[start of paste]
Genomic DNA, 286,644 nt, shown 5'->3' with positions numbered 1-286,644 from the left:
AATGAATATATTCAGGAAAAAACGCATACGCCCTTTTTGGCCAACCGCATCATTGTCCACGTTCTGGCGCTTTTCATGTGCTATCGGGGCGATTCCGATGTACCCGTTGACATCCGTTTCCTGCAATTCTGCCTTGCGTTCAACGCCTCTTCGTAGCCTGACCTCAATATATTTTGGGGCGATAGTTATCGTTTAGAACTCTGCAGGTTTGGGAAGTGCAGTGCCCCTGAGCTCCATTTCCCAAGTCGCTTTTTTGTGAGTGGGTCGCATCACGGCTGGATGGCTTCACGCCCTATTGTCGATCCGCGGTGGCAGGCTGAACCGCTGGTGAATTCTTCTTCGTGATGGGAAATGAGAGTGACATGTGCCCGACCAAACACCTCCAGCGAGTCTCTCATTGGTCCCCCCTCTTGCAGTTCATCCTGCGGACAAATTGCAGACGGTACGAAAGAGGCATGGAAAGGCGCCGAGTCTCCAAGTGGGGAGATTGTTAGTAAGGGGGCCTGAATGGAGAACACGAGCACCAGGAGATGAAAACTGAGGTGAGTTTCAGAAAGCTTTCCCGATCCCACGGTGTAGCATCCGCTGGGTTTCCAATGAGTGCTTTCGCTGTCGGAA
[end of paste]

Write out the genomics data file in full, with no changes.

Genomic DNA, 286,644 nt, shown 5'->3' with positions numbered 1-286,644 from the left:
AATGAATATATTCAGGAAAAAACGCATACGCCCTTTTTGGCCAACCGCATCATTGTCCACGTTCTGGCGCTTTTCATGTGCTATCGGGGCGATTCCGATGTACCCGTTGACATCCGTTTCCTGCAATTCTGCCTTGCGTTCAACGCCTCTTCGTAGCCTGACCTCAATATATTTTGGGGCGATAGTTATCGTTTAGAACTCTGCAGGTTTGGGAAGTGCAGTGCCCCTGAGCTCCATTTCCCAAGTCGCTTTTTTGTGAGTGGGTCGCATCACGGCTGGATGGCTTCACGCCCTATTGTCGATCCGCGGTGGCAGGCTGAACCGCTGGTGAATTCTTCTTCGTGATGGGAAATGAGAGTGACATGTGCCCGACCAAACACCTCCAGCGAGTCTCTCATTGGTCCCCCCTCTTGCAGTTCATCCTGCGGACAAATTGCAGACGGTACGAAAGAGGCATGGAAAGGCGCCGAGTCTCCAAGTGGGGAGATTGTTAGTAAGGGGGCCTGAATGGAGAACACGAGCACCAGGAGATGAAAACTGAGGTGAGTTTCAGAAAGCTTTCCCGATCCCACGGTGTAGCATCCGCTGGGTTTCCAATGAGTGCTTTCGCTGTCGGAA